(FILES) In a file picture taken on September 1, 2010 an airplane of the Irish low-cost airline Ryanair takes off from Barcelona's airport. Irish airline Ryanair's first-half net profits soared by nearly 40 percent on keen demand, the strong pound, fuel savings and poor weather conditions in northern Europe, it said on November 2, 2015. AFP PHOTO / JOSEP LAGOJOSEP LAGO/AFP/Getty Images

The Irish rule the skies and finance every airliner in them. Well, not quite. But even an Irish storyteller given to understatement might find it hard to resist embellishing an aviation history that in effect began in 1919 with the crash-landing of John Alcock and Arthur Brown after the first nonstop transatlantic flight.

Ireland’s supply of bosses to carriers such as International Airlines Group, Qantas, Ryanair and Aer Lingus is well known. For the past four decades it has also been a global centre of the aircraft finance industry. Ireland-based companies lease or manage $150bn of airliners, about a fifth of the global fleet. Aviation adds €4.1bn to its gross domestic product. How did this happen?

First, aviation is in the country’s blood. Many of today’s experts cut their teeth at Aer Lingus, including IAG’s Willie Walsh. But it was Tony Ryan, Ryanair’s founder, who started Ireland’s leasing industry.

Experience gained from subleasing two Aer Lingus planes led him to co-found Guinness Peat Aviation 40 years ago. GPA’s trajectory proved meteoric, and it was bought by General Electric.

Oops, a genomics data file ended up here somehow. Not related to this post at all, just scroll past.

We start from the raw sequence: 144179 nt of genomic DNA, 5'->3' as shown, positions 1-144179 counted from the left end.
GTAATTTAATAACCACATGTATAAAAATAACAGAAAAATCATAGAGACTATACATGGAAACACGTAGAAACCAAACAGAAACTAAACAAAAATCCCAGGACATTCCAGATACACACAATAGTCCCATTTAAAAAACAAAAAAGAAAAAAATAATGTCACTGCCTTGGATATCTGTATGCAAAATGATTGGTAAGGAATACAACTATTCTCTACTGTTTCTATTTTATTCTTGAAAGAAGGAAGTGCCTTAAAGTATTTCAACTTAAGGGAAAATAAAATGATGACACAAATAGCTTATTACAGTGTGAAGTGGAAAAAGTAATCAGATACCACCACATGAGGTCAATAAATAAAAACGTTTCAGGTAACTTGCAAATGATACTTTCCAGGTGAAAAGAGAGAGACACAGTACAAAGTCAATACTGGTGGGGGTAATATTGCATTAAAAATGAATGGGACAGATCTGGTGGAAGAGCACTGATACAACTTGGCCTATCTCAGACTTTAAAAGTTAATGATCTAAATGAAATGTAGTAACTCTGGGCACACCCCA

Ryan’s legacy lives on in the 18 Dublin-based leasing companies — including SMBC Aviation Capital, part of Sumitomo Mitsui; and Avolon, acquired by China’s Bohai Leasing — that make up the world’s top 20.

Second, Dublin has aircraft finance skills aplenty — even a masters course. Third, government policy supports aviation. Low tax is a draw. Lessors expanding their fleets can use capital allowances to cut tax bills.

Dublin has also negotiated double taxation treaties that take account of aircraft leasing. Nor does the sector pose a threat to Ireland as its banks have, because the assets are mobile: if an airline flops, the lessor can flip the planes to another carrier.

The outlook is bright. Economies in Asia are forecast to add 100m passengers — or one Ryanair — a year, notes Avolon. Boeing expects airlines to need 38,000 new aircraft in the next 20 years.

Now for the bad news: there are no listed Ireland-based aircraft leasing companies left to invest in. Nice Irish story, though.

Chart: Jet airliner fleets

Email the Lex team at lex@ft.com

This article has been amended to reflect the fact that Ryanair boss Michael O’Leary did not start out at Aer Lingus

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